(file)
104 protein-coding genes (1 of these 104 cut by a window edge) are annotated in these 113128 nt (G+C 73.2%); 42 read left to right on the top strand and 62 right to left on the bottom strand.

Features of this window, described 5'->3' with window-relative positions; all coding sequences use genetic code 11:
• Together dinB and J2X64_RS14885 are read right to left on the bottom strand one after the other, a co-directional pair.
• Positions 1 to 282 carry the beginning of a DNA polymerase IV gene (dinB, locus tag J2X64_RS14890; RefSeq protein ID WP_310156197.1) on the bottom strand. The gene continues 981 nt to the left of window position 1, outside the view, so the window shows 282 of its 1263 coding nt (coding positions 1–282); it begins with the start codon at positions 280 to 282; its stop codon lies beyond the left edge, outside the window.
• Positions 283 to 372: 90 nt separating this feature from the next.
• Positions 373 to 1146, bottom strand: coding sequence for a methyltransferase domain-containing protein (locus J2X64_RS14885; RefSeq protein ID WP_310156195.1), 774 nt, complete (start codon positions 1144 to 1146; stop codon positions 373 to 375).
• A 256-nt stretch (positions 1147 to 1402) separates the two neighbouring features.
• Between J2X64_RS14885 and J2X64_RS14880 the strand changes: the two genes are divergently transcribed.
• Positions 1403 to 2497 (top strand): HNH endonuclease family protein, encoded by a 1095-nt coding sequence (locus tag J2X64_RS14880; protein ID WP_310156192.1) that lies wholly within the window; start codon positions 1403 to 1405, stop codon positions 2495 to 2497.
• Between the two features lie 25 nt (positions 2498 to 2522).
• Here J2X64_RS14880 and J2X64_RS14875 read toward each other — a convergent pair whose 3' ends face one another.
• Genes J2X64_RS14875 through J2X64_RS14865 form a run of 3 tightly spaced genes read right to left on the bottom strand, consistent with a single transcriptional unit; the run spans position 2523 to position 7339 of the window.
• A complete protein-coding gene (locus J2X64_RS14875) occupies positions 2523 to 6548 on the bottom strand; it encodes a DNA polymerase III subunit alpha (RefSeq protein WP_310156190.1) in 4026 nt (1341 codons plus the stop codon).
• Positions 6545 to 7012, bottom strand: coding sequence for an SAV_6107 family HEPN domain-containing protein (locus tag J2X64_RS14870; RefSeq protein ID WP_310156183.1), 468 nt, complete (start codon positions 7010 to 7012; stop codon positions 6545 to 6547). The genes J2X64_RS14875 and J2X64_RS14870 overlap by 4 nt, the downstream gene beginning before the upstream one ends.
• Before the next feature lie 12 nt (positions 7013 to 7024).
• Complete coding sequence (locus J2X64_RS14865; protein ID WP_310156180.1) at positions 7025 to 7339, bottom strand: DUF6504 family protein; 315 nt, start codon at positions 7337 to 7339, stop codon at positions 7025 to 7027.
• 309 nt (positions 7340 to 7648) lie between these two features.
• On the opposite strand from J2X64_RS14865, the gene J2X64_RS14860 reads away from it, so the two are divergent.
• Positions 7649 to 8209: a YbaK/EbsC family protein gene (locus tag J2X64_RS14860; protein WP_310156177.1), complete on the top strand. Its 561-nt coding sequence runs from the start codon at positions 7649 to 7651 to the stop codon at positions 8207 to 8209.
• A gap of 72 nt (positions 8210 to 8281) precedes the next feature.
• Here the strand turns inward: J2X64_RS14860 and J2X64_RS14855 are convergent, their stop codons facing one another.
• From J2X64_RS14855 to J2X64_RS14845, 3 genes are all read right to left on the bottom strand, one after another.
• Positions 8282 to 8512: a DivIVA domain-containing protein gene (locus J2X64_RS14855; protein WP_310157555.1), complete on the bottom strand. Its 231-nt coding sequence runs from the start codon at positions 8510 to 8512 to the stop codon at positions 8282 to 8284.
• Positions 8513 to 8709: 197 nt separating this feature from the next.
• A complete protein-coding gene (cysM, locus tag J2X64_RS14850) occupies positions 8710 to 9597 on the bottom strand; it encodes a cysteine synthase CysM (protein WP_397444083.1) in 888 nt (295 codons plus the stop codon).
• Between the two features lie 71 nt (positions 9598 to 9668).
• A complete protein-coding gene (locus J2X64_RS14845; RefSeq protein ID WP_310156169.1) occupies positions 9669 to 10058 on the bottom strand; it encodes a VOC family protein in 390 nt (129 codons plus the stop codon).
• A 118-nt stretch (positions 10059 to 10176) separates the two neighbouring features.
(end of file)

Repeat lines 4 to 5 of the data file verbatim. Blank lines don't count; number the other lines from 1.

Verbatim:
• Positions 1 to 282 carry the beginning of a DNA polymerase IV gene (dinB, locus tag J2X64_RS14890; RefSeq protein ID WP_310156197.1) on the bottom strand. The gene continues 981 nt to the left of window position 1, outside the view, so the window shows 282 of its 1263 coding nt (coding positions 1–282); it begins with the start codon at positions 280 to 282; its stop codon lies beyond the left edge, outside the window.
• Positions 283 to 372: 90 nt separating this feature from the next.